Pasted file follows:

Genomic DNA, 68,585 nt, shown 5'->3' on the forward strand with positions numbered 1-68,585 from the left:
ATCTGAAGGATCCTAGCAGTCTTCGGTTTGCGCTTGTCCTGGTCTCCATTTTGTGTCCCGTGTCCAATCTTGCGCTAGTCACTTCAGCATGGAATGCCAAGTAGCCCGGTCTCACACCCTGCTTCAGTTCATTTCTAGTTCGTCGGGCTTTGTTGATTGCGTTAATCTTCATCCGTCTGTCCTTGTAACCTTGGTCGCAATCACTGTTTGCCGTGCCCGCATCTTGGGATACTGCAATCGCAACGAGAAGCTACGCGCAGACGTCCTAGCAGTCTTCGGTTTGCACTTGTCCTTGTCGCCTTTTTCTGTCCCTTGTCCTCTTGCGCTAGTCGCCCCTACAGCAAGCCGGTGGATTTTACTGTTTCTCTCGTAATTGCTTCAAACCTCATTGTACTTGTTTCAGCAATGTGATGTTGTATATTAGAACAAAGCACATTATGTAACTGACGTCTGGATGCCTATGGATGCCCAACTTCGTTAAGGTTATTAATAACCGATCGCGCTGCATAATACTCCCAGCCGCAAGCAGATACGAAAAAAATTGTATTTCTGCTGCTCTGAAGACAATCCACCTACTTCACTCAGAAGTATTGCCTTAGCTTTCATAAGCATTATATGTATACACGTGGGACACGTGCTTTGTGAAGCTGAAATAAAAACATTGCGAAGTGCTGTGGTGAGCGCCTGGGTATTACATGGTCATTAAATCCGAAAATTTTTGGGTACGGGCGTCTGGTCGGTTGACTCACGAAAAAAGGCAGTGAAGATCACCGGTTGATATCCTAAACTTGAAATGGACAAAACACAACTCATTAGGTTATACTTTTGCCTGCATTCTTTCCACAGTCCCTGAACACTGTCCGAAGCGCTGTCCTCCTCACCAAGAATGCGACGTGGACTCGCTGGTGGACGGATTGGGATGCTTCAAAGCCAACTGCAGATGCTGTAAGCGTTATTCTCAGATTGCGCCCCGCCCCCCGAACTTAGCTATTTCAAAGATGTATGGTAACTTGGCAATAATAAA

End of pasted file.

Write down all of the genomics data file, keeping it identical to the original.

Genomic DNA, 68,585 nt, shown 5'->3' on the forward strand with positions numbered 1-68,585 from the left:
ATCTGAAGGATCCTAGCAGTCTTCGGTTTGCGCTTGTCCTGGTCTCCATTTTGTGTCCCGTGTCCAATCTTGCGCTAGTCACTTCAGCATGGAATGCCAAGTAGCCCGGTCTCACACCCTGCTTCAGTTCATTTCTAGTTCGTCGGGCTTTGTTGATTGCGTTAATCTTCATCCGTCTGTCCTTGTAACCTTGGTCGCAATCACTGTTTGCCGTGCCCGCATCTTGGGATACTGCAATCGCAACGAGAAGCTACGCGCAGACGTCCTAGCAGTCTTCGGTTTGCACTTGTCCTTGTCGCCTTTTTCTGTCCCTTGTCCTCTTGCGCTAGTCGCCCCTACAGCAAGCCGGTGGATTTTACTGTTTCTCTCGTAATTGCTTCAAACCTCATTGTACTTGTTTCAGCAATGTGATGTTGTATATTAGAACAAAGCACATTATGTAACTGACGTCTGGATGCCTATGGATGCCCAACTTCGTTAAGGTTATTAATAACCGATCGCGCTGCATAATACTCCCAGCCGCAAGCAGATACGAAAAAAATTGTATTTCTGCTGCTCTGAAGACAATCCACCTACTTCACTCAGAAGTATTGCCTTAGCTTTCATAAGCATTATATGTATACACGTGGGACACGTGCTTTGTGAAGCTGAAATAAAAACATTGCGAAGTGCTGTGGTGAGCGCCTGGGTATTACATGGTCATTAAATCCGAAAATTTTTGGGTACGGGCGTCTGGTCGGTTGACTCACGAAAAAAGGCAGTGAAGATCACCGGTTGATATCCTAAACTTGAAATGGACAAAACACAACTCATTAGGTTATACTTTTGCCTGCATTCTTTCCACAGTCCCTGAACACTGTCCGAAGCGCTGTCCTCCTCACCAAGAATGCGACGTGGACTCGCTGGTGGACGGATTGGGATGCTTCAAAGCCAACTGCAGATGCTGTAAGCGTTATTCTCAGATTGCGCCCCGCCCCCCGAACTTAGCTATTTCAAAGATGTATGGTAACTTGGCAATAATAAA